indiscriminate massacre. The prisoners seizing what means of defence they could find, fought desperately for their
lives, and for two hours the unequal combat continued, not ending while a Morisco remained alive.
This savage act led to terrible reprisals on the part of the insurgents, who in the subsequent war treated with
atrocious cruelty many of their captives. The Moriscos were soon in arms again, Aben-Humeya at their head, and the war
blazed throughout the length and breadth of the mountains. Even from Barbary came a considerable body of Moors, who
entered the service of the Morisco chief. Fierce and intrepid, trained to the military career,
 and accustomed to a life of wild adventure, these were a most valuable reinforcement to Aben-Humeya's forces, and
enabled him to carry on a guerilla warfare which proved highly vexatious to the troops of Spain. He made forays from the
mountains into the plain, penetrating into the vega and boldly venturing even to the walls of Granada. The insurrection
spread far and wide through the Sierra Nevada, and the Spanish army, now led by Don John of Austria, the king's brother,
found itself confronted by a most serious task.
The weak point in the organization of the Moriscos lay in the character of their king. Aben-Humeya, at first popular,
soon displayed traits of character which lost him the support of his followers. Surrounded by a strong body-guard, he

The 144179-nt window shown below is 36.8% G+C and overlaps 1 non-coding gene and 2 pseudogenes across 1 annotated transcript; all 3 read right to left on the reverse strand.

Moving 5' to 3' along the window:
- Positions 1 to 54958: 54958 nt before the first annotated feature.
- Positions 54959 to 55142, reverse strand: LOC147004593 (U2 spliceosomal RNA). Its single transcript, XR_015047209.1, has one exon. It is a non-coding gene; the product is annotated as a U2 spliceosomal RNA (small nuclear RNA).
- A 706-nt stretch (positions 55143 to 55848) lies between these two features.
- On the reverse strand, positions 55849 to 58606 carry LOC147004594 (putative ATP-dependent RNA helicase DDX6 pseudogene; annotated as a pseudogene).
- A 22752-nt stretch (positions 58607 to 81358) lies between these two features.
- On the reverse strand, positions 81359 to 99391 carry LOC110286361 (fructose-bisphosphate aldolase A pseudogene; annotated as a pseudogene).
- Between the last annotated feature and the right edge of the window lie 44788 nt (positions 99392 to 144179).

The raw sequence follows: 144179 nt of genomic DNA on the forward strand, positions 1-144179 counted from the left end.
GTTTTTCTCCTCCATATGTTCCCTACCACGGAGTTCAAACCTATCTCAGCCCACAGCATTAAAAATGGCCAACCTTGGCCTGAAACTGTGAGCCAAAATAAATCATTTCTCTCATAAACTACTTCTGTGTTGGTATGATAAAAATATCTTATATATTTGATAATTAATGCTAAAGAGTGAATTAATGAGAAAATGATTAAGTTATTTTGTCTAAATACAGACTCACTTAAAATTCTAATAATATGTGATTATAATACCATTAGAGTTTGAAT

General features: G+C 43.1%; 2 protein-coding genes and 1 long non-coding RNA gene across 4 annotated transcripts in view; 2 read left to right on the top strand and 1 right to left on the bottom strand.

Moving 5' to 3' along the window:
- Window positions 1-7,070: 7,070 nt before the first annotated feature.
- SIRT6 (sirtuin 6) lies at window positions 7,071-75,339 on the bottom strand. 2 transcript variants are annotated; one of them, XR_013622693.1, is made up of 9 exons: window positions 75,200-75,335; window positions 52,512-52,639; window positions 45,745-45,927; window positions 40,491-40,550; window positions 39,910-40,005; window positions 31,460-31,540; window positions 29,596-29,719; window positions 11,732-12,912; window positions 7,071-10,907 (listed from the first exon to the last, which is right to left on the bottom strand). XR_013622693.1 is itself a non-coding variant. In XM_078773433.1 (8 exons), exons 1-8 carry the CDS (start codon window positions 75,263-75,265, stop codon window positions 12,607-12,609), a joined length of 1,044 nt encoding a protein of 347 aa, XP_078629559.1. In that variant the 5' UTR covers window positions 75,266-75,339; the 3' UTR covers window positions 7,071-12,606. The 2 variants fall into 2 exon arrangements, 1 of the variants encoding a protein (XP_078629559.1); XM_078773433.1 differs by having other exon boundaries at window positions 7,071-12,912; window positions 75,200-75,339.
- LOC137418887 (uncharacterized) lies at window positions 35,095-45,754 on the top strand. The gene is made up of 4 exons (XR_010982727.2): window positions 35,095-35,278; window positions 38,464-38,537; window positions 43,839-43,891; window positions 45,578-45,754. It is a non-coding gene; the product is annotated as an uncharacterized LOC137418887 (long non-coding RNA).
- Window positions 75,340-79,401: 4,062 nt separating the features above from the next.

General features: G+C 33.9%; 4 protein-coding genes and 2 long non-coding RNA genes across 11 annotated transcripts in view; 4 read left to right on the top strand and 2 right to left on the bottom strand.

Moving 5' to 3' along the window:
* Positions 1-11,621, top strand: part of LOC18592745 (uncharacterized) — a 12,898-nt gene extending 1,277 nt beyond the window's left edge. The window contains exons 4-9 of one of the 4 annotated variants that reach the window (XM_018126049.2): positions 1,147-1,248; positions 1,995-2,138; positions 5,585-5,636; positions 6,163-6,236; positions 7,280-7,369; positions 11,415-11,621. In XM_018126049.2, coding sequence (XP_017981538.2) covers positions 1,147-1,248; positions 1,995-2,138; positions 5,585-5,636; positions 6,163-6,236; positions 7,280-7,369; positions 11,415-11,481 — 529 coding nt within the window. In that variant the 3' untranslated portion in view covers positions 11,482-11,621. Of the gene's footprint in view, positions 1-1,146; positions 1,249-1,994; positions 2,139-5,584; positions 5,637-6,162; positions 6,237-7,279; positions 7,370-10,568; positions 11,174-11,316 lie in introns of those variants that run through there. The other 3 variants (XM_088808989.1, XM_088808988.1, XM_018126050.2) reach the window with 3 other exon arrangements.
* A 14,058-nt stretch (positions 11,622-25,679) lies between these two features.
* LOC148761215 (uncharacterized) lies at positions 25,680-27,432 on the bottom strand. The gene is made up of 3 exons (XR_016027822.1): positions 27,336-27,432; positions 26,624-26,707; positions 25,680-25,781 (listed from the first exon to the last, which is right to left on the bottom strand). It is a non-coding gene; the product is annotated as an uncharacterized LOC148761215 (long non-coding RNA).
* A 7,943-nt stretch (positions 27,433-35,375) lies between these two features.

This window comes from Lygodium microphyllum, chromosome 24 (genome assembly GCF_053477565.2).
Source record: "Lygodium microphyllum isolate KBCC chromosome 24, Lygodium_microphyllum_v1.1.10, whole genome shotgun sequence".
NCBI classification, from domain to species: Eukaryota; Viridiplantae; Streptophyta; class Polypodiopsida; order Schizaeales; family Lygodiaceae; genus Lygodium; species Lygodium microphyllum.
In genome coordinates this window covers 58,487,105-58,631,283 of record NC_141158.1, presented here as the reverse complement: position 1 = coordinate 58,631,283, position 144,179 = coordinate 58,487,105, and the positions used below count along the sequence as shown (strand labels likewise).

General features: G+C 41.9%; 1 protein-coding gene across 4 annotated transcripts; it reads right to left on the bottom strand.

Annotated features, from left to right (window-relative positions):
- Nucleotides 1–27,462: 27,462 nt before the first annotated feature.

led a voluptuous life, and struck down without mercy those whom he feared, no less than three hundred and fifty persons
falling victims to his jealousy or revenge. His cruelty and injustice at length led to a plot for his death, and his
brief reign ended in assassination, his kinsman, Aben-Aboo, being chosen as his successor.
The new king was a very different man from his slain predecessor. He was much the older of the two, a man of high
integrity and great decorum of character. While lacking the dash and love of adventure of Aben-Humeya, he had superior
judgment in military affairs, and full courage in carrying out his plans. His election was confirmed from Algiers, a
large quantity of arms and ammunition was imported from Barbary, reinforcements crossed
 the Mediterranean, and the new king began his reign under excellent auspices, his first movement being against Orgiba, a
fortified place on the road to Granada, which he invested in October with an army of ten thousand men.
The capture of this place, which soon followed, roused the enthusiasm of the Moriscos to the highest pitch. From all
sides the warlike peasantry flocked to the standard of their able chief, and a war began resembling that of a century